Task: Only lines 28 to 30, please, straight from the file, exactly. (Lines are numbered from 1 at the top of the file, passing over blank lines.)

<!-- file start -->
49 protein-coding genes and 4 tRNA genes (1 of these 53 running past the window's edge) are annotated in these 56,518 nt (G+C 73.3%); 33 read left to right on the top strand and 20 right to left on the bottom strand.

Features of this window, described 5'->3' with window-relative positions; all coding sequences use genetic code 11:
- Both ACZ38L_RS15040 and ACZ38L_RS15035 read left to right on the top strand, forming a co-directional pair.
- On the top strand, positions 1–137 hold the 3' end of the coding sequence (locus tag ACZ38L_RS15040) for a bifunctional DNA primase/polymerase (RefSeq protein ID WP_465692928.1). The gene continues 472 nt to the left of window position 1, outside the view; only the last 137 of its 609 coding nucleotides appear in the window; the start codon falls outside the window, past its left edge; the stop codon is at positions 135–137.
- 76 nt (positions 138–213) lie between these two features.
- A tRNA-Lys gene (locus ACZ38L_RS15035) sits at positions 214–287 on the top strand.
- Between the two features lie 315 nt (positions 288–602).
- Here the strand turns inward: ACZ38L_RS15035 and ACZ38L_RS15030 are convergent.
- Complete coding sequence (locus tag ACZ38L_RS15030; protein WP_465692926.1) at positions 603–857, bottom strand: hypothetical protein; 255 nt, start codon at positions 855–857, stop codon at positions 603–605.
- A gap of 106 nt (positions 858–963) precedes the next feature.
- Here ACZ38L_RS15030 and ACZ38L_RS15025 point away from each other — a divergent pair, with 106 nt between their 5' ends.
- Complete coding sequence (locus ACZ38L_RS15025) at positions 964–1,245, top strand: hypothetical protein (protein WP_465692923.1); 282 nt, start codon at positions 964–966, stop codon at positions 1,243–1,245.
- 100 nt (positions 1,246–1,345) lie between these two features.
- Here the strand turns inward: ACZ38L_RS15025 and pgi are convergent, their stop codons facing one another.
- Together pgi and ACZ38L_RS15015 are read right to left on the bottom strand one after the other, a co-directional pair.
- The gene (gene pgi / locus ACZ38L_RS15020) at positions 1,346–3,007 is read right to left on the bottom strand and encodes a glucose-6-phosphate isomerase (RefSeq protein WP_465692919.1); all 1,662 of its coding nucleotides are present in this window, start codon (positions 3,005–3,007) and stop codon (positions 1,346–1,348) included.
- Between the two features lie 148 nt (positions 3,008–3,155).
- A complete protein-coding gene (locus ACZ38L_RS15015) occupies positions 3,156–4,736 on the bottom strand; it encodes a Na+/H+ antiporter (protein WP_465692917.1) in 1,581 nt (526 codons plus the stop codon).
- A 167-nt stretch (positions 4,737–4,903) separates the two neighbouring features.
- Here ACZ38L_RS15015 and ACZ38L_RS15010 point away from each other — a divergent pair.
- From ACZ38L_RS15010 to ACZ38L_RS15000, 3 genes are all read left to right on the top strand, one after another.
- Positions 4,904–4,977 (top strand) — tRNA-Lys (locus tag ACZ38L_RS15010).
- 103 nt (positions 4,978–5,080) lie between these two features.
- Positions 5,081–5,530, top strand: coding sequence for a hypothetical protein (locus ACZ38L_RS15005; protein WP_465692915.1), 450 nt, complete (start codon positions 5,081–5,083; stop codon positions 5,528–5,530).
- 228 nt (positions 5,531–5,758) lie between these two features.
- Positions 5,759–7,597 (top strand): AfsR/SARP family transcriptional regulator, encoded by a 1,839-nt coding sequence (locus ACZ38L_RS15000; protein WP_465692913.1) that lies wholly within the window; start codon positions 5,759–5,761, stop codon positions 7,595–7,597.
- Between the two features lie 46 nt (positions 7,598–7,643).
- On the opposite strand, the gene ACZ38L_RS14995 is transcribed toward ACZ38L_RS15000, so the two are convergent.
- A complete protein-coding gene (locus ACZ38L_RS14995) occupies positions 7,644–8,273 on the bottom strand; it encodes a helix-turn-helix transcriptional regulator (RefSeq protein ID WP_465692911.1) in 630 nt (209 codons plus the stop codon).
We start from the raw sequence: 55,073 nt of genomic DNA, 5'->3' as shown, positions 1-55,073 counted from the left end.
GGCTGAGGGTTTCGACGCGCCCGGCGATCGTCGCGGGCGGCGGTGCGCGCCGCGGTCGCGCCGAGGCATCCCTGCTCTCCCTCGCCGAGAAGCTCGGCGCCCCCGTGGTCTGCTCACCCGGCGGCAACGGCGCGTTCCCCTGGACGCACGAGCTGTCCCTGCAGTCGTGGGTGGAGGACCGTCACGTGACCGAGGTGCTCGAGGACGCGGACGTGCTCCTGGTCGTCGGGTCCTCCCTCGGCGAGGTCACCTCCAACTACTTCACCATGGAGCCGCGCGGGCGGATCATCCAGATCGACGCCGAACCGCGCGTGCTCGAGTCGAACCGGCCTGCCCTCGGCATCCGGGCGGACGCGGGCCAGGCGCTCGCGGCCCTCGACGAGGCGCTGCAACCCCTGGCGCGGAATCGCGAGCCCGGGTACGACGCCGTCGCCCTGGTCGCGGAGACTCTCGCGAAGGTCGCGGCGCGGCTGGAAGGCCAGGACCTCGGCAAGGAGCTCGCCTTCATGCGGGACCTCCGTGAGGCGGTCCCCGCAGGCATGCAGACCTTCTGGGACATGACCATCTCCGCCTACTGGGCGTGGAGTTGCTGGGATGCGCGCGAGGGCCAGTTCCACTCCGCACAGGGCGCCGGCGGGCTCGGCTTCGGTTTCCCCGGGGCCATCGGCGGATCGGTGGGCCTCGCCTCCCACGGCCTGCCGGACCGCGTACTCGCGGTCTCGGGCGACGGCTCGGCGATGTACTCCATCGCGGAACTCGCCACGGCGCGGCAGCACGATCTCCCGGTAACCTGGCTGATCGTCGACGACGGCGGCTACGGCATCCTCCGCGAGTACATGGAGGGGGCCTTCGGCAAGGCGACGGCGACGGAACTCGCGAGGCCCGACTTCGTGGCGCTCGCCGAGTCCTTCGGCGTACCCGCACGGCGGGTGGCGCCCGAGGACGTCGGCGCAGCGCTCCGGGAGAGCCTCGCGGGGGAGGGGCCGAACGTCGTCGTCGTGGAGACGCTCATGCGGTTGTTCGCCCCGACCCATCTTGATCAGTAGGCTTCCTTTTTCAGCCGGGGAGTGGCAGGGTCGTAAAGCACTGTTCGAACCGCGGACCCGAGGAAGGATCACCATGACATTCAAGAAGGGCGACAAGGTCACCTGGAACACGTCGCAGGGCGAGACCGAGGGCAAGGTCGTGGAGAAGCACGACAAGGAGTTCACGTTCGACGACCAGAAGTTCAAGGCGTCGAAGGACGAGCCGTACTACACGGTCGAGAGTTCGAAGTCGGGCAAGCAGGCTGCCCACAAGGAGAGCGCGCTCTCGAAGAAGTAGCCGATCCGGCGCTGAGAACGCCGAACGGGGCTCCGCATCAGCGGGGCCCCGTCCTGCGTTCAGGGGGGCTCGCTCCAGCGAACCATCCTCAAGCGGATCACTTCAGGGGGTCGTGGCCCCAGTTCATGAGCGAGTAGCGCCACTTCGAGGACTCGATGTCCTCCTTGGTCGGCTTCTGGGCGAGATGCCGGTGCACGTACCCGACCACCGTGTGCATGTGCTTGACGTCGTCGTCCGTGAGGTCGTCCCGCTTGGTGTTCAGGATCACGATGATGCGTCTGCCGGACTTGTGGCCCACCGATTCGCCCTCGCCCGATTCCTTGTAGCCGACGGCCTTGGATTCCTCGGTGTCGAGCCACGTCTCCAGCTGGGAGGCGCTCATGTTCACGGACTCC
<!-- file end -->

- On the opposite strand, the gene ACZ38L_RS14995 is transcribed toward ACZ38L_RS15000, so the two are convergent.
- A complete protein-coding gene (locus ACZ38L_RS14995) occupies positions 7,644–8,273 on the bottom strand; it encodes a helix-turn-helix transcriptional regulator (RefSeq protein ID WP_465692911.1) in 630 nt (209 codons plus the stop codon).
We start from the raw sequence: 55,073 nt of genomic DNA, 5'->3' as shown, positions 1-55,073 counted from the left end.